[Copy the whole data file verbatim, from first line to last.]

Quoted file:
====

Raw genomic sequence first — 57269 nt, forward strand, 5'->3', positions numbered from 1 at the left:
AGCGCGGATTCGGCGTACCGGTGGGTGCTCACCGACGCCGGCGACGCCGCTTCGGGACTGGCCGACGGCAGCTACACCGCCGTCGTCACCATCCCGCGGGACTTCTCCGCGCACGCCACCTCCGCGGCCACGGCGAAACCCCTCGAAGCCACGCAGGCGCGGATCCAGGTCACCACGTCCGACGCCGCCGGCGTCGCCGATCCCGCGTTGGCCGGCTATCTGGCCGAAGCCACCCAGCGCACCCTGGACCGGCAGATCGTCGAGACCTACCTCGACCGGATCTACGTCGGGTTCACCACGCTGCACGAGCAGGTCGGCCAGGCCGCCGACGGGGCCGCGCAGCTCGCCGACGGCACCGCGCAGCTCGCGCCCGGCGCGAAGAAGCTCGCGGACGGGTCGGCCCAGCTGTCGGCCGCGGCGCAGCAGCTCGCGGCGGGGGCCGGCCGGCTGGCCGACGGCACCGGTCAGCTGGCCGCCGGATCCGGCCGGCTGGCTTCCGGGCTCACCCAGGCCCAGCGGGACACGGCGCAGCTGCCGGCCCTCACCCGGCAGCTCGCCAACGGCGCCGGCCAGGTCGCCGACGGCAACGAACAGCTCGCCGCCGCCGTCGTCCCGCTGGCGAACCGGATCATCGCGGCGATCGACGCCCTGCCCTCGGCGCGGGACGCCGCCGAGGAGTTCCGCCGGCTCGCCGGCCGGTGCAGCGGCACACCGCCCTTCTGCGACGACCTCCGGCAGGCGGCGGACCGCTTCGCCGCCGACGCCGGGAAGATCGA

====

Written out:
Raw genomic sequence first — 57269 nt, forward strand, 5'->3', positions numbered from 1 at the left:
AGCGCGGATTCGGCGTACCGGTGGGTGCTCACCGACGCCGGCGACGCCGCTTCGGGACTGGCCGACGGCAGCTACACCGCCGTCGTCACCATCCCGCGGGACTTCTCCGCGCACGCCACCTCCGCGGCCACGGCGAAACCCCTCGAAGCCACGCAGGCGCGGATCCAGGTCACCACGTCCGACGCCGCCGGCGTCGCCGATCCCGCGTTGGCCGGCTATCTGGCCGAAGCCACCCAGCGCACCCTGGACCGGCAGATCGTCGAGACCTACCTCGACCGGATCTACGTCGGGTTCACCACGCTGCACGAGCAGGTCGGCCAGGCCGCCGACGGGGCCGCGCAGCTCGCCGACGGCACCGCGCAGCTCGCGCCCGGCGCGAAGAAGCTCGCGGACGGGTCGGCCCAGCTGTCGGCCGCGGCGCAGCAGCTCGCGGCGGGGGCCGGCCGGCTGGCCGACGGCACCGGTCAGCTGGCCGCCGGATCCGGCCGGCTGGCTTCCGGGCTCACCCAGGCCCAGCGGGACACGGCGCAGCTGCCGGCCCTCACCCGGCAGCTCGCCAACGGCGCCGGCCAGGTCGCCGACGGCAACGAACAGCTCGCCGCCGCCGTCGTCCCGCTGGCGAACCGGATCATCGCGGCGATCGACGCCCTGCCCTCGGCGCGGGACGCCGCCGAGGAGTTCCGCCGGCTCGCCGGCCGGTGCAGCGGCACACCGCCCTTCTGCGACGACCTCCGGCAGGCGGCGGACCGCTTCGCCGCCGACGCCGGGAAGATCGA